One of the best things you can do for your family during a divorce is to think hard at outset about what it means to put your children first. Determine what changes you need to make in your own attitude and conduct to reflect that decision. This advice applies regardless of your spouse’s anticipated behavior in relation to the children. Don’t get drawn into the blame game and the “tit-for-tat.” Those adult games can damage your children’s sense of security and their self-esteem. Remember that your children are extremely sensitive during a divorce. As Robert Fulghum stated: “Don’t worry that your children never listen to you; worry that they are always watching you.” Your conduct should reflect that wisdom.
Often during the divorce process, the parties do a lot of finger pointing and blaming. Rarely do both wife and husband take full responsibility for their own part in the break up. At the outset, take a few minutes to remember what it was like to be a child. Children want and need both a mother and a father. They want to know what to expect day to day. They want to get to school on time and pursue their own interests, studies and friendships. They do not want to take sides or mediate adult disputes. They certainly do not want to witness their own parents acting like children or having nasty public disputes. This creates unnecessary hardship and stress. The adults in the family can relieve that problem by resolving to take the high road and put the children first. This means thinking of their feelings before deciding to lash out or grumble about your spouse in front of the kids.
The vast majority of parents in the state of Florida enjoy “shared parental responsibility” for their children. The legislature has outlined the meaning of that concept as follows:
“It is the public policy of the state that each minor child has frequent and continuing contact with both parents after the parents separate or the marriage of the parties is dissolved and to encourage parents to share the rights and responsibilities, and joys of child rearing.”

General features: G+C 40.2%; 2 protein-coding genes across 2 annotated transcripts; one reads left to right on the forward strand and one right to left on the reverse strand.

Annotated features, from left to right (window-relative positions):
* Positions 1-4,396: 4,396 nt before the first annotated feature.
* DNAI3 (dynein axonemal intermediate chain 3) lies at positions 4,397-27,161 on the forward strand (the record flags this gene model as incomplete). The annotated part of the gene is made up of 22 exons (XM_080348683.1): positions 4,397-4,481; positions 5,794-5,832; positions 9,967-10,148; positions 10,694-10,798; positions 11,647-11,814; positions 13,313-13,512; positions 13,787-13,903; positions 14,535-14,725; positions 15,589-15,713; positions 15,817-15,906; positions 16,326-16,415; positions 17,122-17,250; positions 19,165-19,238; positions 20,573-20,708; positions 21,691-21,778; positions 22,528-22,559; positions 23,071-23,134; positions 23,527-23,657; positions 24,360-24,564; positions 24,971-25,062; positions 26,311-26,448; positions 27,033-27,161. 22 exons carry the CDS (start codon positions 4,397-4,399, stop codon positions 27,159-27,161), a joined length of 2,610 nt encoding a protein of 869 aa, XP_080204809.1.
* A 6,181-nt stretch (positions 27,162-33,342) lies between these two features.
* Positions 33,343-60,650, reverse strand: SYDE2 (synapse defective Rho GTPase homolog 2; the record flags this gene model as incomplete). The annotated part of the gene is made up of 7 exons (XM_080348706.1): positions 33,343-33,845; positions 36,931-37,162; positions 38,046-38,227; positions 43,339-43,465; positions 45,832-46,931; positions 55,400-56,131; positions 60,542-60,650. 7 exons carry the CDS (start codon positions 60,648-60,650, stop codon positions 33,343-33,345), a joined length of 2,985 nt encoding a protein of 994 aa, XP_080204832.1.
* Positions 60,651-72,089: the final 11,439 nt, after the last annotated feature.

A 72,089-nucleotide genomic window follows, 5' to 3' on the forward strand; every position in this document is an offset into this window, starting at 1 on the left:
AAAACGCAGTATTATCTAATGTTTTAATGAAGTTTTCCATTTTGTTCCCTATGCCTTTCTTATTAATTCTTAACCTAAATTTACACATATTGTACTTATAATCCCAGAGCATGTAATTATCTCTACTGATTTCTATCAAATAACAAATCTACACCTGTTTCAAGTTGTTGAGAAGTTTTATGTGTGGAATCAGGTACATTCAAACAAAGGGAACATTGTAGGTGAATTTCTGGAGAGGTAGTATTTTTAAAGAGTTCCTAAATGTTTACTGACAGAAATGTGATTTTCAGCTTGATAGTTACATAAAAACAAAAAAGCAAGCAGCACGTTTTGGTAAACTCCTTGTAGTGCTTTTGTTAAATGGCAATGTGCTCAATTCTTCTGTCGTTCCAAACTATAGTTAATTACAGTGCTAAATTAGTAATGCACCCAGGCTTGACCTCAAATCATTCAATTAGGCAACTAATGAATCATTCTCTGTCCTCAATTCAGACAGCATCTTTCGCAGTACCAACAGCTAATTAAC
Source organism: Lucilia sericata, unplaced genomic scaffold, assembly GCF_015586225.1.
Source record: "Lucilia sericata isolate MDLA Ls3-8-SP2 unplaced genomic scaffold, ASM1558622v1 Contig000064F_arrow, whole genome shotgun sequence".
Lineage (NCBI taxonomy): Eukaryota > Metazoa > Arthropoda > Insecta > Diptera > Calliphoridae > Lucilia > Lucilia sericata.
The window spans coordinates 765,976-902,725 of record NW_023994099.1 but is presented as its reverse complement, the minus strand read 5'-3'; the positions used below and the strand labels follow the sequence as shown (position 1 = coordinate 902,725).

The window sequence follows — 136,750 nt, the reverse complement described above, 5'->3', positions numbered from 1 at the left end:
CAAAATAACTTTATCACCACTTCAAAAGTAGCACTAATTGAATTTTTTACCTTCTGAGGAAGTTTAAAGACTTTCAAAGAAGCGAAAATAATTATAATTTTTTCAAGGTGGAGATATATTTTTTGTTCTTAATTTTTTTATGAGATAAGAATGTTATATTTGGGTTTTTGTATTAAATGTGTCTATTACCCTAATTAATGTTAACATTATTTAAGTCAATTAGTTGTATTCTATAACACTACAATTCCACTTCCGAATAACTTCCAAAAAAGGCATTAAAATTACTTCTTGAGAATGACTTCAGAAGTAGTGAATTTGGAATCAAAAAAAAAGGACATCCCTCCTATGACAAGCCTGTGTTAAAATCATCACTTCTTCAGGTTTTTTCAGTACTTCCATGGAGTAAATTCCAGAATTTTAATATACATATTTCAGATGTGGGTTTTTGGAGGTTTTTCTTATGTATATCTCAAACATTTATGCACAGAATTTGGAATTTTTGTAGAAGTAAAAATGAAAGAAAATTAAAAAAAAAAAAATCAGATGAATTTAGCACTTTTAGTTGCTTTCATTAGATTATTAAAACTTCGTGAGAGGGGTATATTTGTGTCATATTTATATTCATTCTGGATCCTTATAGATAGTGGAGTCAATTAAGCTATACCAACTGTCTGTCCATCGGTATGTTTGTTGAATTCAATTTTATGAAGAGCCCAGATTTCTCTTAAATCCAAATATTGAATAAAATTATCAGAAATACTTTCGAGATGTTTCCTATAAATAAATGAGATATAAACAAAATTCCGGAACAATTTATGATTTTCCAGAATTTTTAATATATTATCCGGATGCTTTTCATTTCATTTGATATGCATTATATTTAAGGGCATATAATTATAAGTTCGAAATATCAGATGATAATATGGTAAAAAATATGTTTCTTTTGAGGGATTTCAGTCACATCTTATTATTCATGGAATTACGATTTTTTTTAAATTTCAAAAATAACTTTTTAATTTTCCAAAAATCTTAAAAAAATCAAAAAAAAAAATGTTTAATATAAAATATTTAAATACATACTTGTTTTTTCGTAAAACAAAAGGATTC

Section 61.13(2)(c) 1, Florida Statutes (2012)
The law expressly states that “there is no presumption for or against the father or mother of the child or for or against any specific timesharing schedule when creating or modifying the parenting plan of the child.” F.S. 61.13(2)(c) 1
Unfortunately, many parents suffer from what one family law attorney refers to as “my child syndrome.” Those afflicted with this tendency refer to the children as “my kids” or “my son,” or “my daughter.” That slip of the tongue reflects the attitude that your child has only one parent. Some divorcing parents are surprised to learn that a Parenting Plan is designed with the best interest of the children in mind, not the best interest of the parents.
We all learn more during tough times than in the good times- your children are no different. Try adopting a wise attitude during your divorce: “Live so that when your children think of fairness, caring and integrity, they think of you.” (H. Jackson Browne, Jr.) What better legacy could you leave them?
The attorneys at Rice & Rose are committed to guiding families through the process of a divorce with sensitivity and strength. Should you need a divorce consultation, please call and we will schedule an appointment to answer all of your questions.
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